I’ve been a huge fan of Russel Tarr’s ClassTools site for a long time. I particularly like to use the different graphic organizers he offers and the hexagon generator. (Click here to see how the latter can be used.) I also follow Russel on Twitter (@RusselTarr). This weekend, I noticed a neat activity he tweeted about called, “Wheel of Life,” which is an excellent way to analyze characters (both fiction and non-fiction). When I asked Russel where I could find details, he directed me to Tarr’s Toolbox, a treasure that I am embarrassed to say I hadn’t seen yet.
Tarr’s Toolbox is Russel’s blog, and gives wonderful ideas for how to engage students in history class – though you can certainly use most of them in other subject areas. At the top of the home page, there is this nice breakdown of different categories under which you can find key posts.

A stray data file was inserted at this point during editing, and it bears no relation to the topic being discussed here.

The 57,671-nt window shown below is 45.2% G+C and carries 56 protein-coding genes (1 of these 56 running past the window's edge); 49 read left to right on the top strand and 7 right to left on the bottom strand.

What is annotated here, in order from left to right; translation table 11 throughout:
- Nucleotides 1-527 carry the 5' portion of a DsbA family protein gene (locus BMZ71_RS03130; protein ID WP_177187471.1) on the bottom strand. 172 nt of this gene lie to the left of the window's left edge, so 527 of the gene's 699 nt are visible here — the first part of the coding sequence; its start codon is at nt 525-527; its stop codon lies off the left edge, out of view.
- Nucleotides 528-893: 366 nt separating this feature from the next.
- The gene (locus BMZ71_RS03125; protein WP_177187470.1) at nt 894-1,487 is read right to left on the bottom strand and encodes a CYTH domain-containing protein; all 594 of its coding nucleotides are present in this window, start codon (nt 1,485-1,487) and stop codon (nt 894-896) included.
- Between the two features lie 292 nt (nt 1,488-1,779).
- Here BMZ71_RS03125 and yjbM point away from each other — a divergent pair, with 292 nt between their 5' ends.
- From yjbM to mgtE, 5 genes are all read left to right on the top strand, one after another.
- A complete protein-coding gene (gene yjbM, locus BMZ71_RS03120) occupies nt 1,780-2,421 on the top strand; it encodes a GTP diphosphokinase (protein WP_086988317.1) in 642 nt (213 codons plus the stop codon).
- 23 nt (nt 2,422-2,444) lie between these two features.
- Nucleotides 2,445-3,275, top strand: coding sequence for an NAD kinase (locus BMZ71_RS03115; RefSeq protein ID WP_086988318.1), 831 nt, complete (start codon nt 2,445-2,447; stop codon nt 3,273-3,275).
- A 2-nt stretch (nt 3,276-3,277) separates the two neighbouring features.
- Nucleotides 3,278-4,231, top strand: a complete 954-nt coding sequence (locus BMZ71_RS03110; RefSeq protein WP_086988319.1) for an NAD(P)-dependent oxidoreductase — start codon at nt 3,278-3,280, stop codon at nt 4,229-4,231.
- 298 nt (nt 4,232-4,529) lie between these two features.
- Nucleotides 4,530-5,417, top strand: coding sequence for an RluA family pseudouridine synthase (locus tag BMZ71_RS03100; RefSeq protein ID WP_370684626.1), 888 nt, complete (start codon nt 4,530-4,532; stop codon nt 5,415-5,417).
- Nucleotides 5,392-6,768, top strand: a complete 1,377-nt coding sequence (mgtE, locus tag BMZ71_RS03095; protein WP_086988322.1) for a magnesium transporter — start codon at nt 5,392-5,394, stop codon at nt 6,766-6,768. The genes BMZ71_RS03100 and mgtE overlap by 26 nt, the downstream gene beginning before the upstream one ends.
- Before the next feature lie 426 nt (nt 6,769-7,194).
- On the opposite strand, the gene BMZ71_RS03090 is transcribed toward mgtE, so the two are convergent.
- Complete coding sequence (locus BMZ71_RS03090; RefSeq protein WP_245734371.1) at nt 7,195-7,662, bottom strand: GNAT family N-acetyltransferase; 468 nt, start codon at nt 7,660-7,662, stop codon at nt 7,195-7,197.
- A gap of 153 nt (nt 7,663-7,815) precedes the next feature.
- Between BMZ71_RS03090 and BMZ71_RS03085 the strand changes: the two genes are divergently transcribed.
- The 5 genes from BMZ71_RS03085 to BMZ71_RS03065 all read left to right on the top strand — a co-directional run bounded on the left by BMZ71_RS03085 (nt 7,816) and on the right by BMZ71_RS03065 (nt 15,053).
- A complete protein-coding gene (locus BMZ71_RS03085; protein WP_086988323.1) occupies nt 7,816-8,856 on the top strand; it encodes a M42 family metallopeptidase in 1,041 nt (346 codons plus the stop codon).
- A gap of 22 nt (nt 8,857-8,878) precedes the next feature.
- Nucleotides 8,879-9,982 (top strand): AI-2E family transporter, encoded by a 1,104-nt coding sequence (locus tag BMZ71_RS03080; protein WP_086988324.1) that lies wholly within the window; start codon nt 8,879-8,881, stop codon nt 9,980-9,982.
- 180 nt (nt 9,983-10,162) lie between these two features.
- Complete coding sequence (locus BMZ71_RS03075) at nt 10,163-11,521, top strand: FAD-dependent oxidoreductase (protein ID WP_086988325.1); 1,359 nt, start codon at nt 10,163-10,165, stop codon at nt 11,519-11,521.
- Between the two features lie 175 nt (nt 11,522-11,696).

Reading the posts makes me want to be in Russel’s class (why didn’t I ever have a history teacher like him?). Failing that, I at least want to aspire to be as creative and engaging as he must be for his students.
I haven’t read it yet, but Russel just published a book called, A History Teaching Toolbox, which I imagine is probably another dynamic resource that teachers in any department would find useful.